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March is Women’s History Month, and all month long, schools, community organizations, and cultural institutions are celebrating the diverse historical and societal accomplishments made by women across the U.S and around the world. Women’s History Month provides us with the opportunity to reflect upon both the barriers that have been broken by women over the years as well as the obstacles that have yet to fall.

In celebration of Women’s History Month, many organizations have organized events, activities, and lessons to highlight women’s experiences, perspectives, and contributions throughout history and today. To help support this valuable instruction, we put together the following list of books that families and educators can real aloud or assign to their students in grades 3-K through 12 through March and beyond. We hope students enjoy and learn from these outstanding titles—some of these texts are historical and non-fiction, while others are original works of fiction that feature female protagonists and/or feminist perspectives.

Many of these books are readily available via New York’s public libraries, as well as through the Citywide Digital Library on Sora that’s open to City public school students—check them out at your convenience, and let us know what you think about these works!

Have book recommendations you’d like to share? Please let us know in the comments section below!

Women’s History Month Booklist for Young Readers

Early Elementary School (Grades 3-K through 2)

  • Building Zaha: The Story of Architect Zaha Hadid by Victoria Tentler–Krylov
  • The Librarian of Basra: A True Story from Iraq by Jeanette Winter
  • A Life Made By Hand: The Story of Ruth Asawa by Andrea D’Aquino
  • Little Witch Hazel: A Year in the Forest by Phoebe Wahl
  • Maya Lin: Artist–Architect of Light and Lines by Jeanne Walker Harvey; art by Dow Phumiruk
  • Nana Akua Goes to School by Tricia Elam Walker; art by April Harrison
  • Osnat and Her Dove: the True Story of the World’s First Female Rabbi by Sigal Samuel; art by Vali Mintzi
  • Pocket Full of Colors: The Magical World of Mary Blair, Disney Artist Extraordinaire by Amy Guglielmo; art by Jacqueline Tourville
  • Who Says Women Can’t Be Doctors? The Story of Elizabeth Blackwell by Tanya Lee Stone; art by Marjorie Priceman
  • Your Mama by NoNieqa Ramos; art by Jacqueline Alcántara

Cover for the book, "Maya Lin: Artist-Architect of Light and Lines"

Elementary School (Grades 3–5)

  • Anita and the Dragons by Hannah Carmona; art by Anna Cunha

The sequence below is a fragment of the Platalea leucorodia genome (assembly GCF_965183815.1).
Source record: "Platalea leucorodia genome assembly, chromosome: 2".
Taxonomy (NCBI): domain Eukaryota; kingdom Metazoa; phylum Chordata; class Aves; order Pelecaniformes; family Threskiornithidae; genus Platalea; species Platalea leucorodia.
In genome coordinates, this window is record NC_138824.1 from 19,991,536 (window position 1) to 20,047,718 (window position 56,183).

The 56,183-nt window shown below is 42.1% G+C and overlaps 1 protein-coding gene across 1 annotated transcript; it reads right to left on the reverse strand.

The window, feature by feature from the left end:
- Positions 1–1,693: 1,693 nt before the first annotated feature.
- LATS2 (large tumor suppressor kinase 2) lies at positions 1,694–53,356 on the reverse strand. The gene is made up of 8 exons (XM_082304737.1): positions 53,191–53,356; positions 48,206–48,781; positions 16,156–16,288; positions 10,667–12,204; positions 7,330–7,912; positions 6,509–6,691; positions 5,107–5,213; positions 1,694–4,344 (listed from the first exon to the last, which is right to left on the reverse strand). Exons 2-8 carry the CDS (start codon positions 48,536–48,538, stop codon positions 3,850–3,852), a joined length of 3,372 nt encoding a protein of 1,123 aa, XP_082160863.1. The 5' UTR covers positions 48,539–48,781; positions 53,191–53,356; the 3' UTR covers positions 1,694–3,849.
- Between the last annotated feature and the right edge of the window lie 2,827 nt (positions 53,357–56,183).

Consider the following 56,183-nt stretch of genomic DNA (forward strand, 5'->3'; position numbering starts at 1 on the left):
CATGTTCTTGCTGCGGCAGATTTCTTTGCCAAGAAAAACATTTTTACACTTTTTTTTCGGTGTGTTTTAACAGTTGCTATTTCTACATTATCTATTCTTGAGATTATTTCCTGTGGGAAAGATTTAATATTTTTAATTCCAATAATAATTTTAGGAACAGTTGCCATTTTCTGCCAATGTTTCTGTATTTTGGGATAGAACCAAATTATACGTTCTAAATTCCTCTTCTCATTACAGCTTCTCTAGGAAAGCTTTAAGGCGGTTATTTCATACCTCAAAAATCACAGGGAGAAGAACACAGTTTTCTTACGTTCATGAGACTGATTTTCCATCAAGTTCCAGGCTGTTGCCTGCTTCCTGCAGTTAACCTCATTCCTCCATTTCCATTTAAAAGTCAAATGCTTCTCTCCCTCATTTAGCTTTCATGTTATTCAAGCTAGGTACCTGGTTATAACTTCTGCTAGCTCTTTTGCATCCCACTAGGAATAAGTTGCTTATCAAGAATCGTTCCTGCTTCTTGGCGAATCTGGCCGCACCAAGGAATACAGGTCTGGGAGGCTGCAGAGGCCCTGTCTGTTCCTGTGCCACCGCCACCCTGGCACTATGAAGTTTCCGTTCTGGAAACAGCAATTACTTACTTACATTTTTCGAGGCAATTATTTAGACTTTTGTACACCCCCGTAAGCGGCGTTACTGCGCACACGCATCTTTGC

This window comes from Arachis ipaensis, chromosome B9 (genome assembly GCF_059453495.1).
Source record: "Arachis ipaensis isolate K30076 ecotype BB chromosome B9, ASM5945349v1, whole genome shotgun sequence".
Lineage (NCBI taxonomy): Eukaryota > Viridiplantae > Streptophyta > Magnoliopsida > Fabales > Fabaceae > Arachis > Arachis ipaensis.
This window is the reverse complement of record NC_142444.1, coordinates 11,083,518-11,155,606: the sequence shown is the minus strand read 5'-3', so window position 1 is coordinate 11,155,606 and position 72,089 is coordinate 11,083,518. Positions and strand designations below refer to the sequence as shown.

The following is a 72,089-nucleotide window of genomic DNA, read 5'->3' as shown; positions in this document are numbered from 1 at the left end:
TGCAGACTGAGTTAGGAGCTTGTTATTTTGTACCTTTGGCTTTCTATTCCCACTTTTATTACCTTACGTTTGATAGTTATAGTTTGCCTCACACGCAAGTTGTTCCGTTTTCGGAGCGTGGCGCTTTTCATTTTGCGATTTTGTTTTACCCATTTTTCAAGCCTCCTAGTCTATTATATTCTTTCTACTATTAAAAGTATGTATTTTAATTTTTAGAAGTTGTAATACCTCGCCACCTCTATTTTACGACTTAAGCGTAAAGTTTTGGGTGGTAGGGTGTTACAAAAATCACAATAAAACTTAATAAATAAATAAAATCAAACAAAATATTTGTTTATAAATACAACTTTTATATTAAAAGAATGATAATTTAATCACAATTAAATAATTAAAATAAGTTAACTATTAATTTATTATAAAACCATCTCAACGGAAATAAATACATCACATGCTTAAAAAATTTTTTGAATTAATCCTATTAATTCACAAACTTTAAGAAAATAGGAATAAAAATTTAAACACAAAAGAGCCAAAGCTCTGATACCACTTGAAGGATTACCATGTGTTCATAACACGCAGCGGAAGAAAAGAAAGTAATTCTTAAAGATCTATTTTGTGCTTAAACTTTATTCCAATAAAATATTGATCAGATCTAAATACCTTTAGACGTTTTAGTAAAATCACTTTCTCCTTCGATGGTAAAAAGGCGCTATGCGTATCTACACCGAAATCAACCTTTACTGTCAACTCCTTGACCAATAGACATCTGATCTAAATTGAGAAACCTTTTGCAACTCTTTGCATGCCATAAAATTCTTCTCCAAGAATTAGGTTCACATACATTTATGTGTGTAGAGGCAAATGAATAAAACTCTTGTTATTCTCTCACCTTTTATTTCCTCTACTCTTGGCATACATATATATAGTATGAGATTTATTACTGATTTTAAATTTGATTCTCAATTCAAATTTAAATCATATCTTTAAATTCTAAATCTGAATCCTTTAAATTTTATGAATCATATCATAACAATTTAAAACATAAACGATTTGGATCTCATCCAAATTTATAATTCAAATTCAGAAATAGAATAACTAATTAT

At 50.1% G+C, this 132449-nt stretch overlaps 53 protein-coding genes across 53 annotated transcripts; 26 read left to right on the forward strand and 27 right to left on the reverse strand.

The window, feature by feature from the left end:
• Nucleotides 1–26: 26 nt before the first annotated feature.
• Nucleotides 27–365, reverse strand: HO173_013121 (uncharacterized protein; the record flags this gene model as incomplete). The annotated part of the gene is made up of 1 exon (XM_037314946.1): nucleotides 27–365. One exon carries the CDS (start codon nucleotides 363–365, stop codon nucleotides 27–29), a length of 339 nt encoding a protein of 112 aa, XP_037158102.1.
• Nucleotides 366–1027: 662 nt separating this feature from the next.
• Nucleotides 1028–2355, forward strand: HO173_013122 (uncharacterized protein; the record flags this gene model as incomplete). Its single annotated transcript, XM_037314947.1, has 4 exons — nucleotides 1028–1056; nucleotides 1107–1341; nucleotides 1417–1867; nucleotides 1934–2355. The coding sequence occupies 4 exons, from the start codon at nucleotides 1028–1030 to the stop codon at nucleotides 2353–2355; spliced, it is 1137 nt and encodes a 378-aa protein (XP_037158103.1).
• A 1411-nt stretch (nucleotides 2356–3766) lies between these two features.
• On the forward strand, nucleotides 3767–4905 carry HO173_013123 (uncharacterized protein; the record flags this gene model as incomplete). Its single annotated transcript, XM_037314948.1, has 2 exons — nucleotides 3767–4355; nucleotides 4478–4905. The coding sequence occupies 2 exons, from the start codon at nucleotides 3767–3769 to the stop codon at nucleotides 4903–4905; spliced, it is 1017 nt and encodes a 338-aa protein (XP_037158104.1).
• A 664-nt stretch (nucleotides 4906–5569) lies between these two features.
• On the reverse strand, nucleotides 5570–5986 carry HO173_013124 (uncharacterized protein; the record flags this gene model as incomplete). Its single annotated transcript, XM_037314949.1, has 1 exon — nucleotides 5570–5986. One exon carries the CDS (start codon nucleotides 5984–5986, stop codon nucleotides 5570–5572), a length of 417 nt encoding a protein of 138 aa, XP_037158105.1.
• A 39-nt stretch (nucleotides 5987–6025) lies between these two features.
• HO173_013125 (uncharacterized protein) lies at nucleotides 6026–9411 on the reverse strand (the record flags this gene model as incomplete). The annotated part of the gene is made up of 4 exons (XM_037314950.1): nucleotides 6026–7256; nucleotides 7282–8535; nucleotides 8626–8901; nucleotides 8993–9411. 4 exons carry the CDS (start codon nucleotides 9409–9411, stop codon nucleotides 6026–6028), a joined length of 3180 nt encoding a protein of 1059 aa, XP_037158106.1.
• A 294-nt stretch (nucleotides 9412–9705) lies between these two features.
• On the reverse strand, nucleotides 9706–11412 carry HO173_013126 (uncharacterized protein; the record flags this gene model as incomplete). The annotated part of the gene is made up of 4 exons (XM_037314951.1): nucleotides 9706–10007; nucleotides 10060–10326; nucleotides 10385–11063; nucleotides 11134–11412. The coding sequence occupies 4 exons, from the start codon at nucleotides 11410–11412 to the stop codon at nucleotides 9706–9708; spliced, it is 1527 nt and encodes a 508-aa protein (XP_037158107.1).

• Beautiful Shades of Brown: The Art of Laura Wheeler Waring by Nancy Churnin; art by Felicia Marshall
  • Emmy Noether: The Most Important Mathematician You’ve Never Heard Of by Helaine Becker; art by Kari Rust
  • Exquisite: The Poetry and Life of Gwendolyn Brooks by Suzanne Slade; art by Cozbi A. Cabrera
  • Georgia in Hawaii: When Georgia O’ Keeffe Painted What She Pleased by Amy Novesky; art by Yuyi Morales.
  • A Girl Like Me by Angela Johnson
  • Girl on a Motorcycle by Amy Novesky; art by Julie Morstad
  • In Her Hands: The Story of Sculptor Augusta Savage by Alan Schroeder; art by JaeMe Bereal
  • Latinitas: Celebrating 40 Big Dreamers by Juliet Menéndez
  • Mamie on the Mound: A Woman in Baseball’s Negro Leagues by Leah Henderson; art by George Doutsiopoulos
  • Miss Moore Thought Otherwise: How Anne Carroll Moore Created Libraries for Children by Jan Pinborough; art by Debby Atwell

Book Cover for "Girl on a Motorcycle"

Middle School (Grades 6–8)

  • In the Country of Queens by Cari Best
  • The Long Ride by Marina Budhos
  • Lucky Broken Girl by Ruth Behar
  • Merci Suárez Changes Gears by Meg Medina
  • Roses and Radicals: The Epic Story of How American Women Won the Right to Vote by Susan Zimet and Todd Hasak-Lowy
  • Science Superstars: 30 Brilliant Women Who Changed the World by Jennifer Calvert; art by Octavia Jackson
  • Sophia’s War: A Tale of the Revolution by Avi
  • We Are Artists: Women Who Made Their Mark on the World by Kari Herbert
  • Who Was Frida Kahlo? by Sarah Fabiny; art by Jerry Hoare
  • The Woman All Spies Fear: Code Breaker Elizebeth Smith Friedman and Her Hidden Life by Amy Butler Greenfield

Cover for the book, "Who Was Frida Kahlo?"

High School (Grades 9–12)

  • Americanized: Rebel Without a Green Card by Sara Saedi
  • Code Name Badass: The True Story of Virginia Hall by Heather Demetrios
  • The Downstairs Girl by Stacey Lee
  • Feminist AF: A Guide to Crushing Girlhood by Brittney Cooper, Chanel Craft Tanner, and Susana Morris
  • The Gilded Ones by Namina Forna
  • Good Talk: A Memoir in Conversations by Mira Jacob
  • Idea Makers: 15 Fearless Female Entrepreneurs by Lowey Bundy Sichol
  • Never Caught: The Washingtons’ Relentless Pursuit of their Runaway Slave, Ona Judge by Erica Armstrong Dunbar
  • Photographic: The Life of Graciela Iturbide by Isabel Quintero; art by Zeke Peña
  • A Woman of No Importance: The Untold Story of the American Spy who Helped Win WWII by Sonia Purnell

Cover for the book, "The Gilded Ones"

We hope you enjoy these titles and commemorate women’s history throughout March and beyond! For more Women’s History Month coverage, follow us on Twitter and Facebook, and subscribe to The Morning Bell below.

On behalf of the NYC Department of Education, we wish all of our families a wonderful Women’s History Month!

Banner photo by Katerina Holmes. Used under Creative Commons license. Original photo can be found on Pexels.

Official blog for the NYC Department of Education, home of a million students across 1,800+ schools

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